After seeing a friend for dinner to celebrate her birthday, I head over to Kreuzberg to have a drink with my friend, Janine. After going to Club der Visionäre and seeing it overstuffed with people from Fashion Week, we end up heading to Möbel Olfe for a brief drink. By 0:18, we hop the night bus back to Ostbahnhof. There’s a French DJ named Brawther playing the opening set, and I was curious to see him spin (verdict: moderate to good track selection, rough mixing, mostly house). Janine and I are standing on the Straße der Pariser Commune—which is the street parallel to Berghain—saying our goodbyes as she prepares to go home and get some sleep.
As we had been coming up the street earlier, we had seen a group of teenaged boys, clearly very drunk, slamming each other into the plexiglass wall of a bus-stop shelter and laughing uproariously. Now, one of them—the least drunk of them—interrupts our conversation to ask in broken French where Berghain is. I switch into English and give him directions. Two other boys approach and join the conversation, saying that they had been turned back from the last club they went to because it was apparently a gay night. At the back of my mind, I wonder if they hadn’t just been turned away from Berghain already, but I’m mostly interested in ending this conversation before the more violent part of this group arrives, so I just give them directions.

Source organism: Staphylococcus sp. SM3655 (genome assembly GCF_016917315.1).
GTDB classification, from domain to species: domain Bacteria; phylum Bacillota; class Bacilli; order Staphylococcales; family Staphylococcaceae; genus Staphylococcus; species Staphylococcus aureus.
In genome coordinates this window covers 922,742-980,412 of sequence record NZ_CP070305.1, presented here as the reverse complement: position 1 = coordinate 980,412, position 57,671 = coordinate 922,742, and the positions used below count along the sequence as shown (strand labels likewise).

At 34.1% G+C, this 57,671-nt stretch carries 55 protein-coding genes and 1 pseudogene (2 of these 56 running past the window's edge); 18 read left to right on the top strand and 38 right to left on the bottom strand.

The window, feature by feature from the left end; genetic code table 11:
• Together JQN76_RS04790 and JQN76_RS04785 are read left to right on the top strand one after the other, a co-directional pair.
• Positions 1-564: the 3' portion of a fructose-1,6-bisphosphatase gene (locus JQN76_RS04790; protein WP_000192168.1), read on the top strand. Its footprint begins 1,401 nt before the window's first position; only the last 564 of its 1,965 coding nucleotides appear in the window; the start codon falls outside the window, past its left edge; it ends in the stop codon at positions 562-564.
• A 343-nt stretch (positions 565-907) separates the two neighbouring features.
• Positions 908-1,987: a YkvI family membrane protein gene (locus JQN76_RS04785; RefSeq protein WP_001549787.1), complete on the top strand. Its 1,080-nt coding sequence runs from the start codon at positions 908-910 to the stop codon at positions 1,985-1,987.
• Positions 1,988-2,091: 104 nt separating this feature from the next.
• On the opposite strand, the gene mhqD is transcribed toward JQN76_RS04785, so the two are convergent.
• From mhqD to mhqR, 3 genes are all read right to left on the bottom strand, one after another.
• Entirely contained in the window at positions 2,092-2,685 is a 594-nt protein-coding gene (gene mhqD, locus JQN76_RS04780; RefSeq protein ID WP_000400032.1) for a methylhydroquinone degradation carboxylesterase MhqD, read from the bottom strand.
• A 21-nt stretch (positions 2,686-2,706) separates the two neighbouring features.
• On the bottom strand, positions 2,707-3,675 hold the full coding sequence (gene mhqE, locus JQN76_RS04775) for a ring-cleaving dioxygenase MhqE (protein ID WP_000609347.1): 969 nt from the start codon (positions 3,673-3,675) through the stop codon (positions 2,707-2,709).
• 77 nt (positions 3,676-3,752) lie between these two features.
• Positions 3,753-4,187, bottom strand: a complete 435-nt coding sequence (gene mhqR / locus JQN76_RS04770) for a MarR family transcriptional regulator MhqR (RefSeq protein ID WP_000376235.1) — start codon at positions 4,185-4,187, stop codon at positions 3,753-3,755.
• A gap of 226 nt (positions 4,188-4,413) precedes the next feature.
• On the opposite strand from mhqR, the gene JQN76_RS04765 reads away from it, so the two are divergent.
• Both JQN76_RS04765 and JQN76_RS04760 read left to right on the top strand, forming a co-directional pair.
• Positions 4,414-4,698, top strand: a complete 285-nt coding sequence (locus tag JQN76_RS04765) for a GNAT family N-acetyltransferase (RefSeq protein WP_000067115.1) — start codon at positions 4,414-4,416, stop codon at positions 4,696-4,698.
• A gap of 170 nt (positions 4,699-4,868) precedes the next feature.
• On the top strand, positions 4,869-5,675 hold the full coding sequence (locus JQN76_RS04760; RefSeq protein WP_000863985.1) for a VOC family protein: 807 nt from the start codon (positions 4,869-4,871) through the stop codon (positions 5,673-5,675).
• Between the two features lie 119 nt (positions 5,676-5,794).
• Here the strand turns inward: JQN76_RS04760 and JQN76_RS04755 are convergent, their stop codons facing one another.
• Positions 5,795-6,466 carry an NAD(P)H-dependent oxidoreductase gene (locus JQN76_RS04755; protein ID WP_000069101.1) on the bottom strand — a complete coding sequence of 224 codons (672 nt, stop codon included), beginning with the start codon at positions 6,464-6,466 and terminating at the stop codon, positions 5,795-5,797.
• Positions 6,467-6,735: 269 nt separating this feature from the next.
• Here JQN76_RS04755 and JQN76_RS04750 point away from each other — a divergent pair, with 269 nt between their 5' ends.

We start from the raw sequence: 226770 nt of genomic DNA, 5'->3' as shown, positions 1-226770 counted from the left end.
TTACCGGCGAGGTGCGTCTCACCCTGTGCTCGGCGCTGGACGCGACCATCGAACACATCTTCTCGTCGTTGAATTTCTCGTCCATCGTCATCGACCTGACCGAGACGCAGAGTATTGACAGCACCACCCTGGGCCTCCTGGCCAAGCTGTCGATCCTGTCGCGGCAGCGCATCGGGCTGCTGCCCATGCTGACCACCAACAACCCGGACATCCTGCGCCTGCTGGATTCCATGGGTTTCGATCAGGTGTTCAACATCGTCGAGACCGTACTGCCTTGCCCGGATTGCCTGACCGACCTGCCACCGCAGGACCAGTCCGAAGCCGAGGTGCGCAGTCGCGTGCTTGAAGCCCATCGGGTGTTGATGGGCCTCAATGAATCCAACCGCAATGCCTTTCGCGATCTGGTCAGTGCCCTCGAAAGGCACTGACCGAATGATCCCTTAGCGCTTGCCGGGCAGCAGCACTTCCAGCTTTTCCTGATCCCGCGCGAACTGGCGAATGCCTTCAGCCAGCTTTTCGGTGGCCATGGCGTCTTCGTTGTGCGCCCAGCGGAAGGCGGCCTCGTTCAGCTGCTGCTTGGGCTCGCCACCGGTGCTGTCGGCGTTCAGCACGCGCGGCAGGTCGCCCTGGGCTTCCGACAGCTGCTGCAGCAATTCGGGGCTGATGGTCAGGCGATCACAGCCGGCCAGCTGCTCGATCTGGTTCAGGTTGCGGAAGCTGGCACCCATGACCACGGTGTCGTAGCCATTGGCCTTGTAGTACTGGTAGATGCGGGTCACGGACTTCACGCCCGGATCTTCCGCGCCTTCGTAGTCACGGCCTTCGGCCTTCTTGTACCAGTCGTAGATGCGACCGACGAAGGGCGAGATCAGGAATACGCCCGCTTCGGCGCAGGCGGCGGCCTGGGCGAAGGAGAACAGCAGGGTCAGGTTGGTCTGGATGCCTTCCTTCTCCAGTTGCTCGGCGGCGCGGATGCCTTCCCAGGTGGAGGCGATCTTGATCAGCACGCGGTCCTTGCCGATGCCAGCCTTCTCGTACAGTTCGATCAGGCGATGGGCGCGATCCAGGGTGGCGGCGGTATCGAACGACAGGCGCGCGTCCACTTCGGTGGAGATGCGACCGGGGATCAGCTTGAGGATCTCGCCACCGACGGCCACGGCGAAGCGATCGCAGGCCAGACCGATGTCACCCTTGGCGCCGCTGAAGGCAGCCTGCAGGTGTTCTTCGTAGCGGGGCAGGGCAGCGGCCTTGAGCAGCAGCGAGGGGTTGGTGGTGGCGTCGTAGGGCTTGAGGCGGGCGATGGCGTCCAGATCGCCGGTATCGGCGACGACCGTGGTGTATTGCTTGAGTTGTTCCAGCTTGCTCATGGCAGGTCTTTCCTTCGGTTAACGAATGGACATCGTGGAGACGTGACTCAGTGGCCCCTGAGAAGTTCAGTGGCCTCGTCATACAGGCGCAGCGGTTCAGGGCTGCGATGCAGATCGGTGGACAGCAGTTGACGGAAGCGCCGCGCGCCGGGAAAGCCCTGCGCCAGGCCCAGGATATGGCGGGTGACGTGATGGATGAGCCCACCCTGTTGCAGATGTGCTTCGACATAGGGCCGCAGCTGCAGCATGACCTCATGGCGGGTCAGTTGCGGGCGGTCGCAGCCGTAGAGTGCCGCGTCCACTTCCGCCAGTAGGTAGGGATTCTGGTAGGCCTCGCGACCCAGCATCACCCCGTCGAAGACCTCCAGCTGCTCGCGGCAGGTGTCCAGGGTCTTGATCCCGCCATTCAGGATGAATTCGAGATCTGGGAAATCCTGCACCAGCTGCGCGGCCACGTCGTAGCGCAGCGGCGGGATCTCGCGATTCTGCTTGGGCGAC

Janine pipes up, saying, “A bit of advice: don’t speak English near the door and don’t go as a large group.” “How many of you are there?” I ask. “Ten.” “Oh, then you should break up your group.” “Like, five and five?” “No, more like couples or trios.” “Oh, OK.”
And so off they go. But not for long. About ten minutes later, while I’m still chatting with Janine, I see the ten British lads come sprinting back from Berghain at full speed, as if they were being chased by a wild animal. They’re laughing but also clearly terrified of something, as they yell at each other to keep running and to dodge between trees and cars. As their noise recedes to a distant echo, Janine and I exchange concerned looks.
“You better be getting home. Be careful.”
“And you better get into Berghain. Have fun.”
I arrive in front of the club and the line is already nearly back to the line of taxis on the street. In my head, I practice saying “I’m on Ned’s guest-list” in German as I begin to walk past the people in line. Near the front, I overhear a French girl commenting resentfully that some people (i.e., me) are bypassing the line. I get to the door just as one of the bouncers is repeating his refusal to a group of young German boys. Sven, standing in the doorway, sees me over the other bouncer’s shoulder and waves for me to come in. Like Bob and Donna earlier, I didn’t even need to drop Ned’s name at the door.